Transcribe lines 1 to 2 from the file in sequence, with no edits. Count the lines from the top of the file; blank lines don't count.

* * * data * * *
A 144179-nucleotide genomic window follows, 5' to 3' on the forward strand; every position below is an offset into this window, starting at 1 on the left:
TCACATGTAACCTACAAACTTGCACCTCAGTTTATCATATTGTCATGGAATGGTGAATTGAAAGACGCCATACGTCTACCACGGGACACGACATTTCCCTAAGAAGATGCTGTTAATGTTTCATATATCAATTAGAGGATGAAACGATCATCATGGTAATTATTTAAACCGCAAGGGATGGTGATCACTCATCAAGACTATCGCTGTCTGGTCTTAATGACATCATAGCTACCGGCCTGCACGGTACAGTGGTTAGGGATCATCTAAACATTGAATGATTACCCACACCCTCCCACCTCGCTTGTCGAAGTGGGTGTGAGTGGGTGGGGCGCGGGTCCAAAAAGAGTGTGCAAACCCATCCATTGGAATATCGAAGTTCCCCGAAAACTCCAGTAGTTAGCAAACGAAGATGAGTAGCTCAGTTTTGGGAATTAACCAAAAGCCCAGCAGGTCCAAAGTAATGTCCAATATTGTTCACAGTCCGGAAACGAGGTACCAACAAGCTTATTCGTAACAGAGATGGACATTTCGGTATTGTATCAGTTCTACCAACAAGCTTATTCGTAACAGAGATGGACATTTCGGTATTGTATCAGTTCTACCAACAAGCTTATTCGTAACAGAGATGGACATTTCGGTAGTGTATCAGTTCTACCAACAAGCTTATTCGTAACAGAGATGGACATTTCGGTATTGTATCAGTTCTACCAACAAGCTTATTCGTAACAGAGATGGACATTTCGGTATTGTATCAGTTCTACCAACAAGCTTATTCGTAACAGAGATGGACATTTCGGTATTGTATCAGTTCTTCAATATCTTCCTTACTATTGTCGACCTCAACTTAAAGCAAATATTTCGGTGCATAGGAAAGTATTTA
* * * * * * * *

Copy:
A 144179-nucleotide genomic window follows, 5' to 3' on the forward strand; every position below is an offset into this window, starting at 1 on the left:
TCACATGTAACCTACAAACTTGCACCTCAGTTTATCATATTGTCATGGAATGGTGAATTGAAAGACGCCATACGTCTACCACGGGACACGACATTTCCCTAAGAAGATGCTGTTAATGTTTCATATATCAATTAGAGGATGAAACGATCATCATGGTAATTATTTAAACCGCAAGGGATGGTGATCACTCATCAAGACTATCGCTGTCTGGTCTTAATGACATCATAGCTACCGGCCTGCACGGTACAGTGGTTAGGGATCATCTAAACATTGAATGATTACCCACACCCTCCCACCTCGCTTGTCGAAGTGGGTGTGAGTGGGTGGGGCGCGGGTCCAAAAAGAGTGTGCAAACCCATCCATTGGAATATCGAAGTTCCCCGAAAACTCCAGTAGTTAGCAAACGAAGATGAGTAGCTCAGTTTTGGGAATTAACCAAAAGCCCAGCAGGTCCAAAGTAATGTCCAATATTGTTCACAGTCCGGAAACGAGGTACCAACAAGCTTATTCGTAACAGAGATGGACATTTCGGTATTGTATCAGTTCTACCAACAAGCTTATTCGTAACAGAGATGGACATTTCGGTATTGTATCAGTTCTACCAACAAGCTTATTCGTAACAGAGATGGACATTTCGGTAGTGTATCAGTTCTACCAACAAGCTTATTCGTAACAGAGATGGACATTTCGGTATTGTATCAGTTCTACCAACAAGCTTATTCGTAACAGAGATGGACATTTCGGTATTGTATCAGTTCTACCAACAAGCTTATTCGTAACAGAGATGGACATTTCGGTATTGTATCAGTTCTTCAATATCTTCCTTACTATTGTCGACCTCAACTTAAAGCAAATATTTCGGTGCATAGGAAAGTATTTA